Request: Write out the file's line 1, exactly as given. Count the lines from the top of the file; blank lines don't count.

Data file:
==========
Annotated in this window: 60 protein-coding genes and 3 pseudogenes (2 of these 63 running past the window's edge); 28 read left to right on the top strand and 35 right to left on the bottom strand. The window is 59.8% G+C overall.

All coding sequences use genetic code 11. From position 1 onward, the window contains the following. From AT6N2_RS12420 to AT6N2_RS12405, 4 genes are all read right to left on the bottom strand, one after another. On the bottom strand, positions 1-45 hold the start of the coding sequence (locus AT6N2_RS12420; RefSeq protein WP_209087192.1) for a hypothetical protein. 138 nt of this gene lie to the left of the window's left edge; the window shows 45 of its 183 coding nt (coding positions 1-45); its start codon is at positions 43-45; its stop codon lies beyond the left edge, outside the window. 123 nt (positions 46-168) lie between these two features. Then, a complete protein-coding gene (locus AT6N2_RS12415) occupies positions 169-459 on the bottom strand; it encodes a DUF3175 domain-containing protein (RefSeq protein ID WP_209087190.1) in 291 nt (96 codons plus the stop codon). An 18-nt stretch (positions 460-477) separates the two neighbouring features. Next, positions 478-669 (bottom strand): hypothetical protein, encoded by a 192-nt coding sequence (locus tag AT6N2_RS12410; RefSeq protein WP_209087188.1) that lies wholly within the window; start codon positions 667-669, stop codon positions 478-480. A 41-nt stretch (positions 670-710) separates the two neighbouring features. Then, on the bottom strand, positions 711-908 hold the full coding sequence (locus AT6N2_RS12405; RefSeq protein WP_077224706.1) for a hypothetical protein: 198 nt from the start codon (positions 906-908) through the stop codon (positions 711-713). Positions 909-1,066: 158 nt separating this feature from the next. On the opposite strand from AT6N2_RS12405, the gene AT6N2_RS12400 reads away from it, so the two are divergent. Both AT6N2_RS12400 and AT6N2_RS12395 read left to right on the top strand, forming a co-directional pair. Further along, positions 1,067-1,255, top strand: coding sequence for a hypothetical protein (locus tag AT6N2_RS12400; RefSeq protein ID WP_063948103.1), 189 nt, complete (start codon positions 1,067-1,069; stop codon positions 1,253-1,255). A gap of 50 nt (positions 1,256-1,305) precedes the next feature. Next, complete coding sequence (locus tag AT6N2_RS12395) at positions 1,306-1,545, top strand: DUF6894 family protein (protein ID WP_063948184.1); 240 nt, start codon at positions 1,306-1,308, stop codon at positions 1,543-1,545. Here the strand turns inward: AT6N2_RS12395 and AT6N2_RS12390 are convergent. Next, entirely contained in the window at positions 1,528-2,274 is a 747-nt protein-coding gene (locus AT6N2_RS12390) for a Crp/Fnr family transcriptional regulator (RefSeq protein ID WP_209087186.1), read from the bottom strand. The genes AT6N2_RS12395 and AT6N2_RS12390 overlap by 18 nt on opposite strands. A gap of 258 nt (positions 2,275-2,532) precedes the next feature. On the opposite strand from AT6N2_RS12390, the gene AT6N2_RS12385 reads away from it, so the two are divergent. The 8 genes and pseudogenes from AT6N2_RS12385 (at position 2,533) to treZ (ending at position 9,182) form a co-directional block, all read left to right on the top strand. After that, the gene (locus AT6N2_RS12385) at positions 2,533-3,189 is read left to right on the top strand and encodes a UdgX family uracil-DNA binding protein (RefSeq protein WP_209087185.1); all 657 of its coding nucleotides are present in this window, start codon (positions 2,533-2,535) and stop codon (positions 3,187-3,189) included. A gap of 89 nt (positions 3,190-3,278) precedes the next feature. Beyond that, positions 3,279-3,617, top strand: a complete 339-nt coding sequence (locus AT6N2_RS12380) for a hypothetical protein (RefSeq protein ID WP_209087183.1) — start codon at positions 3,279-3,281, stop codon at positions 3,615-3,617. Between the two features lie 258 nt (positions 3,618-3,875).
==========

Annotated in this window: 60 protein-coding genes and 3 pseudogenes (2 of these 63 running past the window's edge); 28 read left to right on the top strand and 35 right to left on the bottom strand. The window is 59.8% G+C overall.